HE was a hard-drinking, chain-smoking free thinker grappling with the higher reaches of truth passed on to posterity by Friedrich Nietzsche and Karl Marx in an awesome Victorian auditorium of a Rio de Janerio University.
He was a head-banded, flamboyant young man with curly brown locks unlocking the splendour of Brazilian country music to an entranced audience.
He was a fiery-eyed left-wing activist, a Che Guevara-type radical spouting slogans while leading a student march to restore democracy in his country.
He was a professional paediatrician hugging sick children at a UNICEF health camp with the missionary zeal of a Mother Teresa.
Socrates Brasilero Sampio de Souza de Oliviera, who passed away on Sunday in Brazil, was all of these…and more. He was one of the most gifted players produced by the greatest of soccer-playing nations, Brazil, in the post-Pele era.
A rebel with a cause, Socrates had a stupendous ability to combine stardom with creative ability on the field. His one-two passing symphony with his team-mate and friend Zico had a Mozartian magnificence.
As the eldest of a middle-rung government official’s 10 sons, as a brilliant young medical student, Socrates was intensely in search of an identity in the fragmented world of the late 1970s.
“I am not a footballer. I am a human being,” he screamed at mediapersons early in his career, apparently fed up with their one-track line of questioning. It was the cry of a man trying to free himself from the chains of a media-manufactured image, the struggle of a very intelligent human being trying to shake off a straitjacket.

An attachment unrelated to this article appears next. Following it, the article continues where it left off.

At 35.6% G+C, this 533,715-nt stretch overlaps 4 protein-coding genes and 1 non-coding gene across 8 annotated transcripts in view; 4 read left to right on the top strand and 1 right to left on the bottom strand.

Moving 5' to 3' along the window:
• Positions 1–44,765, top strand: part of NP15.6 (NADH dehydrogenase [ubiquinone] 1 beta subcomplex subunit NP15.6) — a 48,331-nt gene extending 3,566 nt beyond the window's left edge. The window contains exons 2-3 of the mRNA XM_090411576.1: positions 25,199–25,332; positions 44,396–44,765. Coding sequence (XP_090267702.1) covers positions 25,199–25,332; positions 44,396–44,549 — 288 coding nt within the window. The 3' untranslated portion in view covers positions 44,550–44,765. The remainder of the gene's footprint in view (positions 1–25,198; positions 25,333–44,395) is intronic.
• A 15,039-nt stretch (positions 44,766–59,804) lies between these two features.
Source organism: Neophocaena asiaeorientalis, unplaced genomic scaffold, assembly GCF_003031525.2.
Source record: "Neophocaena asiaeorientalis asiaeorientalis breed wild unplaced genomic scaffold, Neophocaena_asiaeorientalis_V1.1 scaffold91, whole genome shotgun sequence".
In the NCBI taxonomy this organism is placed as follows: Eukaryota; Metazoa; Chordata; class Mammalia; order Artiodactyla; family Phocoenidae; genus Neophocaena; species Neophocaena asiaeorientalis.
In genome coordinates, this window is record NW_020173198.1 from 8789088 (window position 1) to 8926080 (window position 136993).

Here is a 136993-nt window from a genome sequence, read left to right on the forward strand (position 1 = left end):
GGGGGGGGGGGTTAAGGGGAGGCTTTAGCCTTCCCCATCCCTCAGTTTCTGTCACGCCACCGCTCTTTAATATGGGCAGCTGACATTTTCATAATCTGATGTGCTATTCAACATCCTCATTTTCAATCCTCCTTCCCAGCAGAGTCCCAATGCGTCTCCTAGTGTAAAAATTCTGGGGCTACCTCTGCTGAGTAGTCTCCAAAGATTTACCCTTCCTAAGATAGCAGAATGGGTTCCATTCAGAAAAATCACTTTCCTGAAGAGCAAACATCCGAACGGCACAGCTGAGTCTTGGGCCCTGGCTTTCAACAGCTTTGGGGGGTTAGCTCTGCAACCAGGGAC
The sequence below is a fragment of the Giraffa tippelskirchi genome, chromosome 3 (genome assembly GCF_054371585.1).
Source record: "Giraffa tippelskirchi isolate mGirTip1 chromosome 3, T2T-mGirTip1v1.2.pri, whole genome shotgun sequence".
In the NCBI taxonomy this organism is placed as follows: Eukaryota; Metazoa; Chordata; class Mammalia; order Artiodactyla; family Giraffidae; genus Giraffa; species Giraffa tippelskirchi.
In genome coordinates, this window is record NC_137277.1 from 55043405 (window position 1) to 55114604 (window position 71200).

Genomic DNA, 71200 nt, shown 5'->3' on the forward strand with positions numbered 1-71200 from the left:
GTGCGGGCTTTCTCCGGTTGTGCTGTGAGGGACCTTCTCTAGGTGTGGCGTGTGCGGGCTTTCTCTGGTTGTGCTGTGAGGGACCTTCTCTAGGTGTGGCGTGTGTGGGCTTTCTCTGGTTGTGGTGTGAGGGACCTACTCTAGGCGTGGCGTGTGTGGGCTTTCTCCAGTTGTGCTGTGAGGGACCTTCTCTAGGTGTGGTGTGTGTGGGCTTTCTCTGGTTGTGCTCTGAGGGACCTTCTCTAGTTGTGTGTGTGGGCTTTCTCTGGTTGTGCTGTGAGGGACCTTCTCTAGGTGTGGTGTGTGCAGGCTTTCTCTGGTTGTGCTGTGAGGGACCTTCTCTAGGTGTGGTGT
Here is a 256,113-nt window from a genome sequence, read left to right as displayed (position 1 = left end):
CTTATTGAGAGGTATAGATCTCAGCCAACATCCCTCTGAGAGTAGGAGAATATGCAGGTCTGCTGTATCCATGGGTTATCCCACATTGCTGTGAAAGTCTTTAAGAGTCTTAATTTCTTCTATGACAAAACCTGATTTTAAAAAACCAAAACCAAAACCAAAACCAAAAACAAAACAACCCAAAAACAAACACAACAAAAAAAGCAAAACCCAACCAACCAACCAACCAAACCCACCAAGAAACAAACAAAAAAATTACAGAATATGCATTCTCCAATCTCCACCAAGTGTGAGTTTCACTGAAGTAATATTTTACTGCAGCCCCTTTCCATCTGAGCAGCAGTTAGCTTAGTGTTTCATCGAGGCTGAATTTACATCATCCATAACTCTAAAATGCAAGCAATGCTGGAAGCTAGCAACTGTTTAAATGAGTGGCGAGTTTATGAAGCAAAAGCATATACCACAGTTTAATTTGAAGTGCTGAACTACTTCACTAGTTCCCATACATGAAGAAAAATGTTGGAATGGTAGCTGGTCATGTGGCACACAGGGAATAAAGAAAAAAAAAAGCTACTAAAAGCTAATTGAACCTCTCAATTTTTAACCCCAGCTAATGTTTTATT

It is this protean quality that set Socrates apart from some of the most brilliant players of his era. Deeply rebellious against the over-ordering of life, on and off the football field, he was quintessential nonconformist.
“He would sing a song and all of us wound enjoy it. Then, almost suddenly, Socrates would go into a shell, an impenetrable shell of his own. We knew him, yet we did not know him,” said a team-mate of his when Socrates was playing for the Sao Paulo giant Corinthians.
To be sure, it would take more than an average footballer to have come to terms with Socrates’ multi-faceted personality. For, the Socrates persona was as contradictory as it was compelling. He was a man in search of individual freedom in an age ruled by conformity and organisation, both in and out of football.
If you ever saw a cold-blooded master of life’s capriciousness — someone with knowledge of Nietzsche’s amor fati — then you can picture Socrates striding back nonchalantly after missing a crucial penalty in a World Cup semifinal against France in Mexico.
It is not as if Socrates was an incurable eccentric with a finger on the self-destruct button. He loved the game as much as he loved anything else in life. But he knew sport was just sport, not a matter of life or death. He would have been more devastated by the death of a child in a Rio health facility than a missed World Cup penalty.
Never one to beat around the bush, Socrates admitted early in his career that it was for big money that he temporarily abandoned his life as a doctor to become a footballer. “As a footballer, I get much quicker to the financial stability I need to be what I want to be: a doctor for the poor,” he said.
On the field, he was a master. With Zico and Falcao, he was part of a midfield that was rarely matched in the entire history of the game. So confident were these men about their own skills that they ignored their defensive weaknesses as a resurgent Paolo Rossi of Italy claimed a hat-trick to dump them from the 1982 World Cup.
He made his presence felt in the 1986 World Cup too, but soon the game was up for Doc. But another one, perhaps more rewarding — serving the poor as a doctor and becoming a sagacious commentator on television — began.
“Life is not about quantity. It is about quality,” Socrates said over 30 years ago. By modern standards, he died young.
He drank his way to his grave, like so many other sportspersons. But the difference is, he was a wise man who did know exactly what he was doing. It was his hemlock.
This is contributed by Nirmal Shekar from New Delhi